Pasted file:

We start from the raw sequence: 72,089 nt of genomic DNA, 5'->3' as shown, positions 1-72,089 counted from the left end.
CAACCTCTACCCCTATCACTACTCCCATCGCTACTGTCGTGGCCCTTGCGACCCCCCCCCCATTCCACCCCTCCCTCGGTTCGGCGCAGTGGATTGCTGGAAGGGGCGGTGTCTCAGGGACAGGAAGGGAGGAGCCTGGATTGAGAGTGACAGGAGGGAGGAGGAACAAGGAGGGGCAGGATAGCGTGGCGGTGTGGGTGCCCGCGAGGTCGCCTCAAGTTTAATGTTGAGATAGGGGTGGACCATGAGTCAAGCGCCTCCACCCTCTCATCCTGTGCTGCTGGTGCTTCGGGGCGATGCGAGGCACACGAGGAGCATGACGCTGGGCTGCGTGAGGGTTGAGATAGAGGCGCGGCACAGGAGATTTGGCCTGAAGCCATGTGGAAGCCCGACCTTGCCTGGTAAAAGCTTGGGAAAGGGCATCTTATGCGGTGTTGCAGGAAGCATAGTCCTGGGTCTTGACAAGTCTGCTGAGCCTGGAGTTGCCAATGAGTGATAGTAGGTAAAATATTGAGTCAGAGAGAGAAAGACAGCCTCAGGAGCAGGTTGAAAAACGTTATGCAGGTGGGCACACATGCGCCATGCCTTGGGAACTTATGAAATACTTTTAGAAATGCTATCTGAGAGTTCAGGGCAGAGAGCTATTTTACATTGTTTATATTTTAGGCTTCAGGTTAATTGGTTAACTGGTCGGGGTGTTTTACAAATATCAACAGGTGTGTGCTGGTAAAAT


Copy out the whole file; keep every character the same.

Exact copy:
We start from the raw sequence: 72,089 nt of genomic DNA, 5'->3' as shown, positions 1-72,089 counted from the left end.
CAACCTCTACCCCTATCACTACTCCCATCGCTACTGTCGTGGCCCTTGCGACCCCCCCCCCATTCCACCCCTCCCTCGGTTCGGCGCAGTGGATTGCTGGAAGGGGCGGTGTCTCAGGGACAGGAAGGGAGGAGCCTGGATTGAGAGTGACAGGAGGGAGGAGGAACAAGGAGGGGCAGGATAGCGTGGCGGTGTGGGTGCCCGCGAGGTCGCCTCAAGTTTAATGTTGAGATAGGGGTGGACCATGAGTCAAGCGCCTCCACCCTCTCATCCTGTGCTGCTGGTGCTTCGGGGCGATGCGAGGCACACGAGGAGCATGACGCTGGGCTGCGTGAGGGTTGAGATAGAGGCGCGGCACAGGAGATTTGGCCTGAAGCCATGTGGAAGCCCGACCTTGCCTGGTAAAAGCTTGGGAAAGGGCATCTTATGCGGTGTTGCAGGAAGCATAGTCCTGGGTCTTGACAAGTCTGCTGAGCCTGGAGTTGCCAATGAGTGATAGTAGGTAAAATATTGAGTCAGAGAGAGAAAGACAGCCTCAGGAGCAGGTTGAAAAACGTTATGCAGGTGGGCACACATGCGCCATGCCTTGGGAACTTATGAAATACTTTTAGAAATGCTATCTGAGAGTTCAGGGCAGAGAGCTATTTTACATTGTTTATATTTTAGGCTTCAGGTTAATTGGTTAACTGGTCGGGGTGTTTTACAAATATCAACAGGTGTGTGCTGGTAAAAT